FILE - In this Feb. 2, 2020, file photo, New England Patriots owner Robert Kraft walks on the field before the NFL Super Bowl 54 football game between the San Francisco 49ers and Kansas City Chiefs, in Miami Gardens, Fla. Florida prosecutors dropped a misdemeanor charge against New England Patriots owner Kraft on Thursday, Sept. 24, 2020, saying they couldn't go forward after courts blocked their use of video that allegedly shows him paying for massage parlor sex. (AP Photo/Wilfredo Lee, File)
FILE - In this Feb. 2, 2020, file photo, New England Patriots owner Robert Kraft walks on the field before the NFL Super Bowl 54 football game between the San Francisco 49ers and Kansas City Chiefs, in Miami Gardens, Fla. Florida prosecutors dropped a misdemeanor charge against New England Patriots owner Kraft on Thursday, Sept. 24, 2020, saying they couldn't go forward after courts blocked their use of video that allegedly shows him paying for massage parlor sex. (AP Photo/Wilfredo Lee, File)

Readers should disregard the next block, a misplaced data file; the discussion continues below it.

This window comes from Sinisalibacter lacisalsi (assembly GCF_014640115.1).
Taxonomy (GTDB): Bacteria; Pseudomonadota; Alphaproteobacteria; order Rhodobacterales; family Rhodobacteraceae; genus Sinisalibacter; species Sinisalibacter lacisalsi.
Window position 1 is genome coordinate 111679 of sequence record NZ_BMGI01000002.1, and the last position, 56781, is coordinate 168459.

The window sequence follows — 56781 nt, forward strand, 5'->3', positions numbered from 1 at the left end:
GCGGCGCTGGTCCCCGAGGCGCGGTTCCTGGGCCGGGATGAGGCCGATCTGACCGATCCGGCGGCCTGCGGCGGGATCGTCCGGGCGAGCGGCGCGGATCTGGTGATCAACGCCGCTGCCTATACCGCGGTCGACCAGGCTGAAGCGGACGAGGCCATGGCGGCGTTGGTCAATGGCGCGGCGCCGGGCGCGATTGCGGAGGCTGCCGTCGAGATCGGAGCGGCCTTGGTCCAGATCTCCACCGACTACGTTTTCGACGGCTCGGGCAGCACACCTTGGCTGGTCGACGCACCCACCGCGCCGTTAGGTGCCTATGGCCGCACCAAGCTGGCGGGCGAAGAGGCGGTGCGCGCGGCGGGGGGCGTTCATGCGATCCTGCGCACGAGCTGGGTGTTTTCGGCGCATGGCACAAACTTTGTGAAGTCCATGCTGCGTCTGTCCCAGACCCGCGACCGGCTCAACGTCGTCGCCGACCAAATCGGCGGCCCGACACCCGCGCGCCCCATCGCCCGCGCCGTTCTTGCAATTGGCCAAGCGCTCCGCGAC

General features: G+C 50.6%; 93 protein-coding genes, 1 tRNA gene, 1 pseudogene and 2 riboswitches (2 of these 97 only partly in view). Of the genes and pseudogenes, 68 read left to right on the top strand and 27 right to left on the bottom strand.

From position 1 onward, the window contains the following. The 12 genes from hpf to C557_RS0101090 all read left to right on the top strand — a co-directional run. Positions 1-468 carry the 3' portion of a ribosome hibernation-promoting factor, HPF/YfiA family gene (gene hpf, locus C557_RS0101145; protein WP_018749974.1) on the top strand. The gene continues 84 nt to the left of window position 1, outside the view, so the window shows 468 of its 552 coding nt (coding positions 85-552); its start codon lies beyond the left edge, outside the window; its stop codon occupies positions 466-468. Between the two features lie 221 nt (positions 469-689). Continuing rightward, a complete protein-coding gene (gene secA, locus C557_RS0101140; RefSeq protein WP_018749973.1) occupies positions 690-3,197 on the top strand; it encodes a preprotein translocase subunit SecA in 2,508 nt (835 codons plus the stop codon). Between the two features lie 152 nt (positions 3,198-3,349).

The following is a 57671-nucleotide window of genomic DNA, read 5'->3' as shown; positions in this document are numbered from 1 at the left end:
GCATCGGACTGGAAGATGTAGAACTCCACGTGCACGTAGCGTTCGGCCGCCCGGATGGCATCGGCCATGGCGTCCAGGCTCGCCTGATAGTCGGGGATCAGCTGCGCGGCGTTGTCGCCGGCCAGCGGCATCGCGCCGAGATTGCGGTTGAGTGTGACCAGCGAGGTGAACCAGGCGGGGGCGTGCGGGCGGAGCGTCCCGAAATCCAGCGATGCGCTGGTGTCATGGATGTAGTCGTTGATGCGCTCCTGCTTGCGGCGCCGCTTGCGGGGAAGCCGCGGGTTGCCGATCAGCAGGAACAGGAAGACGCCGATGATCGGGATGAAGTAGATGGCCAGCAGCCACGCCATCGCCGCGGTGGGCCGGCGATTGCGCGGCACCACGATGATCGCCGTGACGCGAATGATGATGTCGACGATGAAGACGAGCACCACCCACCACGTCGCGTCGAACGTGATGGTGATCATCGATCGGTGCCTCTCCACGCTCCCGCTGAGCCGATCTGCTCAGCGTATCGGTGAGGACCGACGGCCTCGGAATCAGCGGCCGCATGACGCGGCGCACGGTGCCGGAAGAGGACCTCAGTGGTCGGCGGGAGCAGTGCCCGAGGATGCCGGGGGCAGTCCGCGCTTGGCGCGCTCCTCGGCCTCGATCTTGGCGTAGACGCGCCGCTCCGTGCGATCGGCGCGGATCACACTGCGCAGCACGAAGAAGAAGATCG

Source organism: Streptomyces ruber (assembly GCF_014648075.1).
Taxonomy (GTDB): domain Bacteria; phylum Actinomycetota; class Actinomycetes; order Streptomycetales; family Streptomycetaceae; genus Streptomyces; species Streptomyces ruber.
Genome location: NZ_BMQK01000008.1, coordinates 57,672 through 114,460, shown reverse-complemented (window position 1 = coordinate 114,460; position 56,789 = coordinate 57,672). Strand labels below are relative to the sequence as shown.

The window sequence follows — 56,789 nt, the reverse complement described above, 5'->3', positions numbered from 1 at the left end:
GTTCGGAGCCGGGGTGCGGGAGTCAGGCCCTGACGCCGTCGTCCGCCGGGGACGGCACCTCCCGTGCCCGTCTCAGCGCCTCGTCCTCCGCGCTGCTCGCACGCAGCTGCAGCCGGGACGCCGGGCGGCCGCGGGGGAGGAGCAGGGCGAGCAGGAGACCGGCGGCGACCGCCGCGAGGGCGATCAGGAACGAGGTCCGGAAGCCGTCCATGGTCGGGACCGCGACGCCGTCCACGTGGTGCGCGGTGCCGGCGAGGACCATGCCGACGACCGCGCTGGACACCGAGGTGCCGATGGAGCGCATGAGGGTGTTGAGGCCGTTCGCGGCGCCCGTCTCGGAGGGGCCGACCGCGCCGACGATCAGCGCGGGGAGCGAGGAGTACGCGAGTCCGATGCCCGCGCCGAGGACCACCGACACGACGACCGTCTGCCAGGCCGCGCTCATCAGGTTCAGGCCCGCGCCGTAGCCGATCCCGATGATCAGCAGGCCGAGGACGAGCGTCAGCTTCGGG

WEST PALM BEACH, Fla. (AP) — A Florida prosecutor asked a judge to preserve video that allegedly shows New England Patriots owner Robert Kraft paying for massage parlor sex, according to court documents filed Wednesday.

A misdemeanor solicitation charge against Kraft was dropped in September after an appeals court ruled in that video evidence couldn't be used in the case.

But Palm Beach County State Attorney David Aronberg argues there is still a civil case pending in which the videos could be used as evidence.

“The Office of the State Attorney cannot legally or ethically agree to the destruction of evidence relevant to this known, pending litigation,” Aronberg said in the court filing.

Kraft's attorney asked the appeals court judge to order the video be destroyed so it can't be released to the public.

Police say they recorded Kraft, a widower, paying for sex acts at a Jupiter spa on consecutive days in January 2019. Kraft pleaded not guilty but issued a public apology for his actions.

If not for the pending lawsuit, Aronberg said he doesn't want the videos.

“To be abundantly clear, the Office of the State Attorney has no interest in maintaining possession of, or releasing to the public, any of the surveillance videos through these prosecutions,” the filing said.